Geisha are recruited at a very young age, as early as five years old. She enters into a contract with the okiya and is required to live and train in the okiya for the contracted period of time: generally between five and seven years. During this time, she repays the okiya for its investment. In the okiya, there are often many generations of geisha: those just beginning their training and those who have reached the professional level. The proprietress of the okiya supports the geisha fully and helps manage their careers once they make their debuts. In a technological sense, the okiya becomes the factory where geisha are manufactured and constructed. Through the cultural technologies placed upon her human body, her perfected and choreographed movements and skills, and her assembled knowledge and intentions, the geisha erases the line between human and technology and becomes a gendered technology herself. She is owned by the karyukai community and used by the rich and powerful all over the world. The use of a geisha, as a technology, becomes a major status symbol in society. Although human to begin with, once a woman gives herself to the okiya, she is shed of her human-ness and constructed into the gendered technology of a geisha.

Iwasaki, Mineko. Geisha, a Life. New York: Atria Books, 2002.

2 Responses
  1. Anne Dalke permalink*
    March 16, 2009

    During our first set of panels, you certainly caught my attention w/ this idea that geishas, those “women of art,” are themselves “a form of technology,”
    and you’ve added a lot, in this paper, to my knowledge of just how this technological process works. What’s missing, though, is any attention to the “gendering” portion of the project; your paper is strikingly absent any reference to the accentuation of the femininity of the geisha, or the masculinity of her clients. I’d like to know more about exactly what sort of (prototypical?) gender relations are being reinscribed in these artful constructions.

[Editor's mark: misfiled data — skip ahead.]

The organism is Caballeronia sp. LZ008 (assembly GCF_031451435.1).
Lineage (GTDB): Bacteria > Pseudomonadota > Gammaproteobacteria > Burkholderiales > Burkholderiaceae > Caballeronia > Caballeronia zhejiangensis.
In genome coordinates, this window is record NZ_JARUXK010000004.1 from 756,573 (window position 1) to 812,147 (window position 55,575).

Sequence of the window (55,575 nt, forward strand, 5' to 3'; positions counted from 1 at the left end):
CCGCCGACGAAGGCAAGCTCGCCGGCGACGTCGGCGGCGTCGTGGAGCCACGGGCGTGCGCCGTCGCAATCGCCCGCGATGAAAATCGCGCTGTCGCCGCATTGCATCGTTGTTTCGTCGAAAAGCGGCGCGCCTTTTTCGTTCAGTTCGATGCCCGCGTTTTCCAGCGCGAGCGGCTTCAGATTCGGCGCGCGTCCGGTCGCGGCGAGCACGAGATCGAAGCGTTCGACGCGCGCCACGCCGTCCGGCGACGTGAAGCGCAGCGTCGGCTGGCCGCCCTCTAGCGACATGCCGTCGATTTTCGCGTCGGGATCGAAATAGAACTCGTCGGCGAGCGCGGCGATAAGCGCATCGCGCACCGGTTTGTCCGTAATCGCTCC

Remember the way our panels moved from performing individual lives to reporting on groups “from the outside,” as if we were anthropologists? Your single source is Iwaski’s biography—a great place to start, but not nearly adequate for the larger generalizations you are making here. Consider, for example, Veronica Chambers’ recent book on
    Kickboxing Geishas: How Modern Japanese Women Are changing Their Nation, which looks at young independent career women as social pioneers in a cultural vacuum, without any support from a widespread women’s movement.
    But my most demanding question for you has to do with your final claim, that as the geisha is constructed into a “gendered technology,” “she is shed of her human-ness.” What struck me so about your initial description of these “women of art” was that it dissolved any commonsensical division between “humanity” and “technology”–such a striking idea that I used it to kick off the second set of panels, by asking how applicable that analysis might be to all the groups represented: to what degree would it be accurate to call them “people of art”=”people of technology”= technological people?

    So I’m surprised to see you maintaining that binary here, in a paper that doesn’t locate itself in the larger context of our class discussions.